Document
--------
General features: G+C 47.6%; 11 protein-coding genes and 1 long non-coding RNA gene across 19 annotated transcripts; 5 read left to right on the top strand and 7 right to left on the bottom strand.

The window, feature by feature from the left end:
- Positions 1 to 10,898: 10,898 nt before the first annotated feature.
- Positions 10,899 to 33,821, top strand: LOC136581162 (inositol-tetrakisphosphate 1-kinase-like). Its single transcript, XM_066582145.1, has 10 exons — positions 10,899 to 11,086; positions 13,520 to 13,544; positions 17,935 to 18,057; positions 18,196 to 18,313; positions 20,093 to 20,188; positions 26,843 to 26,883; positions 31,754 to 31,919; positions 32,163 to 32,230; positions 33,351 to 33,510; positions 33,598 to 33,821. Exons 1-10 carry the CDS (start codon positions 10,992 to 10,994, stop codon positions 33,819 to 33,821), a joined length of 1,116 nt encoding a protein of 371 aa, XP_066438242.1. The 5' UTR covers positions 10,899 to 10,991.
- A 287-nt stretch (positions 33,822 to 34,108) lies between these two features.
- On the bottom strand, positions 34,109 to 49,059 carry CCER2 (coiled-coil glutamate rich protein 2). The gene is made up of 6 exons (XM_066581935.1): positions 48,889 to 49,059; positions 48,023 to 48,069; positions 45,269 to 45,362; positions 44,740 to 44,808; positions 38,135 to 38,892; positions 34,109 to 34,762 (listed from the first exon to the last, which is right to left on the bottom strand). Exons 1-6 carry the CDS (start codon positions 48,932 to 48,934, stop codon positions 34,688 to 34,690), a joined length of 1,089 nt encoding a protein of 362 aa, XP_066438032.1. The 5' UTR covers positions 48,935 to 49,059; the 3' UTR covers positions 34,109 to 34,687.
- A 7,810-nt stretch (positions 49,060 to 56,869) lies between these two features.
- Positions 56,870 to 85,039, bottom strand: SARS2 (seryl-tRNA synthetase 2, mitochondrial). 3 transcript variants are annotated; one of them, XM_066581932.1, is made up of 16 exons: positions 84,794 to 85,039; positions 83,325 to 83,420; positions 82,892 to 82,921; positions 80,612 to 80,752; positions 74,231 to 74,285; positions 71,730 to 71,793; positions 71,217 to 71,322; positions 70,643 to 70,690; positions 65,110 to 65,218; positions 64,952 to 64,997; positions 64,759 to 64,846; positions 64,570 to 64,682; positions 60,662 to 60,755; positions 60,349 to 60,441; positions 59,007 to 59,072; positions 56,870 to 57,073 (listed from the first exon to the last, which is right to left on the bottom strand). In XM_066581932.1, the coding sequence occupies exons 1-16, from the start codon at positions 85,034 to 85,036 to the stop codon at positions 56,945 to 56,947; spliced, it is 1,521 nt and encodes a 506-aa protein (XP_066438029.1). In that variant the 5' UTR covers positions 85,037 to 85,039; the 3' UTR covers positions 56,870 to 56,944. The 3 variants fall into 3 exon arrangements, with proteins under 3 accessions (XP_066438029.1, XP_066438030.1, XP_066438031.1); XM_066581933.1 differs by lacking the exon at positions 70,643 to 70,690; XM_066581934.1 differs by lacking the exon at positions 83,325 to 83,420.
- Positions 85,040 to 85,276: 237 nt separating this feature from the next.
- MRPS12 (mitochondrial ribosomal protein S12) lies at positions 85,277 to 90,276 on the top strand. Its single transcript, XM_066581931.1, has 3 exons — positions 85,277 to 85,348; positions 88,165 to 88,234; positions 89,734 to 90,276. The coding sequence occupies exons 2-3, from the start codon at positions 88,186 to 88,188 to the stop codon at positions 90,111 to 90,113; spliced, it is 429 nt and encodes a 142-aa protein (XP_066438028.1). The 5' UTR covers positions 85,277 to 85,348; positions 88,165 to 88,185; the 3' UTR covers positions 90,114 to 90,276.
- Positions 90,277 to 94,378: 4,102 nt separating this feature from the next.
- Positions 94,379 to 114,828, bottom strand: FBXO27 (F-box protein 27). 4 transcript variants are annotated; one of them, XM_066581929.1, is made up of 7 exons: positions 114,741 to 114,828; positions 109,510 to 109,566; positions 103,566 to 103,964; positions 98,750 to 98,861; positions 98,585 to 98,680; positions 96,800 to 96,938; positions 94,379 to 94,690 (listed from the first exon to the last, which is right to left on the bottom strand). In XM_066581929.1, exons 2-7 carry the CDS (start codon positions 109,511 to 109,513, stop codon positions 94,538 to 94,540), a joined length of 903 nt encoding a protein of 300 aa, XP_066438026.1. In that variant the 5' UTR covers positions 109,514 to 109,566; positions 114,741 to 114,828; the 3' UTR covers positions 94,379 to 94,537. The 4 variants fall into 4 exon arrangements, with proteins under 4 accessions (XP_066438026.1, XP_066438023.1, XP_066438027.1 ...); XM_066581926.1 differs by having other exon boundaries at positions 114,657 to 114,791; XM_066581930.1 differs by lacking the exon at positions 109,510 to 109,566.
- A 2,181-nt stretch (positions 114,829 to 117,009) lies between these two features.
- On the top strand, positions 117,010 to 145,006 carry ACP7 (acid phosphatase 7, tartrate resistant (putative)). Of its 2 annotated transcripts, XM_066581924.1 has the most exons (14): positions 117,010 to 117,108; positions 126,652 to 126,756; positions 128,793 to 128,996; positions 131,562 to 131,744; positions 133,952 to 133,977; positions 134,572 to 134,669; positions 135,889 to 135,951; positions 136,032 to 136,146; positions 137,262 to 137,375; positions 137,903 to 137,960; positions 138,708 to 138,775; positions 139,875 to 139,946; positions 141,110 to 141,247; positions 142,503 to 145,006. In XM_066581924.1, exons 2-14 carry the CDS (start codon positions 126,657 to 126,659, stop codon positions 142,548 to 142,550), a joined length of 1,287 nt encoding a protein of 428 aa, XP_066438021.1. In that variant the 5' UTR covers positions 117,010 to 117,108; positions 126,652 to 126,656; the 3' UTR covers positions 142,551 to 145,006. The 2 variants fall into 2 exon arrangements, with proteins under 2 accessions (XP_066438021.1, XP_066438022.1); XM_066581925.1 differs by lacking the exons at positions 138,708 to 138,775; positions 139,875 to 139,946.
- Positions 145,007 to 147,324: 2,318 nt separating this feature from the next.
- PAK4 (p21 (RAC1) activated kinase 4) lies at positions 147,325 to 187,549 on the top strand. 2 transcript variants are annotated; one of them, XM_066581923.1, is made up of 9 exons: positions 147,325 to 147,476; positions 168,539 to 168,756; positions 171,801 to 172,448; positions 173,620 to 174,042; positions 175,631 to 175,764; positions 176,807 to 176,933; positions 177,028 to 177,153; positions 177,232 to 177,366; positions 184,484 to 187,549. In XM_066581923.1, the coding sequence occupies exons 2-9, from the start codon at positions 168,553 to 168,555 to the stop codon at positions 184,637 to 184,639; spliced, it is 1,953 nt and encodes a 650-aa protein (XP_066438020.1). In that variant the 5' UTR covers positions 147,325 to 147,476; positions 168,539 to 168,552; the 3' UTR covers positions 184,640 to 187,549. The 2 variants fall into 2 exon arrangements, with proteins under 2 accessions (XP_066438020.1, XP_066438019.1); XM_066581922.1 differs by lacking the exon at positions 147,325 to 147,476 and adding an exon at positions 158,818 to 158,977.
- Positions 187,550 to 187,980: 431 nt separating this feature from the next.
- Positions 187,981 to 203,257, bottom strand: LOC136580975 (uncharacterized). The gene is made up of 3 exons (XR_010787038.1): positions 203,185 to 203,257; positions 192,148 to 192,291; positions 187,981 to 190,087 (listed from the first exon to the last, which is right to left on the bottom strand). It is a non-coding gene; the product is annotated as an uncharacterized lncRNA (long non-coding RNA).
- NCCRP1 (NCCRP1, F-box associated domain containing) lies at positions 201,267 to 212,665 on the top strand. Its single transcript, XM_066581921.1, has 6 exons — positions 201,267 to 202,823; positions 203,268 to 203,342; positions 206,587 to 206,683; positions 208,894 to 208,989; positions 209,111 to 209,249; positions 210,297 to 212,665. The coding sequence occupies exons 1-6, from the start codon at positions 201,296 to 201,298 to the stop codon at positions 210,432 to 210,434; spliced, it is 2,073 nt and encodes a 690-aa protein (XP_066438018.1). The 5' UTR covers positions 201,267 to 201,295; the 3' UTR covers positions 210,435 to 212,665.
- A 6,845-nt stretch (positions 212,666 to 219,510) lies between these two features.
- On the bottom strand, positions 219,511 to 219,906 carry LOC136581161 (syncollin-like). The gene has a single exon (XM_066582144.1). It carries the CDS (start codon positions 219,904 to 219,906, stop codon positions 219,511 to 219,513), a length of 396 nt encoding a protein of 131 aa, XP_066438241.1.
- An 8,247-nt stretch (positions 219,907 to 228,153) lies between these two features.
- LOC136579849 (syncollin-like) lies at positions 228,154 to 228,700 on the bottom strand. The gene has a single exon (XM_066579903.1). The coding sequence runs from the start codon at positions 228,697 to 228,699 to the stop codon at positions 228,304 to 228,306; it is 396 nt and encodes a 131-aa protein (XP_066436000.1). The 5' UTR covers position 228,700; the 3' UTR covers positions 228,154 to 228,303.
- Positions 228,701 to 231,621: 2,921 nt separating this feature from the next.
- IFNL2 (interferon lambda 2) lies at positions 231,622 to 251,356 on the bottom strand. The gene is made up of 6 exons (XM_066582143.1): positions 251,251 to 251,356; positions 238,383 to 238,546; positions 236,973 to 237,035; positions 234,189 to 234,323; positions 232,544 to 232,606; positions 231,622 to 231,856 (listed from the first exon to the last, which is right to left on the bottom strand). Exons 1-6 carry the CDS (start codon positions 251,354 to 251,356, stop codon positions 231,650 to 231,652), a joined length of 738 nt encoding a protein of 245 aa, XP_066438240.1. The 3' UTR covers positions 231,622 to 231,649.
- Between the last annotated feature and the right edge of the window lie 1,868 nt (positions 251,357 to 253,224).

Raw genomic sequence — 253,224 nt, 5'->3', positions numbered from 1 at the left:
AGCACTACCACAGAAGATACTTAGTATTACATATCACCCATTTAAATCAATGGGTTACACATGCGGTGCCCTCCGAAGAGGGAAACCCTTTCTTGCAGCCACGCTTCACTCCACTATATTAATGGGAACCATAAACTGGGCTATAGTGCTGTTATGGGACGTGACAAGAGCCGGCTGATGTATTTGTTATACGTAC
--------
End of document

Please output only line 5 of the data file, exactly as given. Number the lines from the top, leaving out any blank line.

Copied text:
- A 287-nt stretch (positions 33,822 to 34,108) lies between these two features.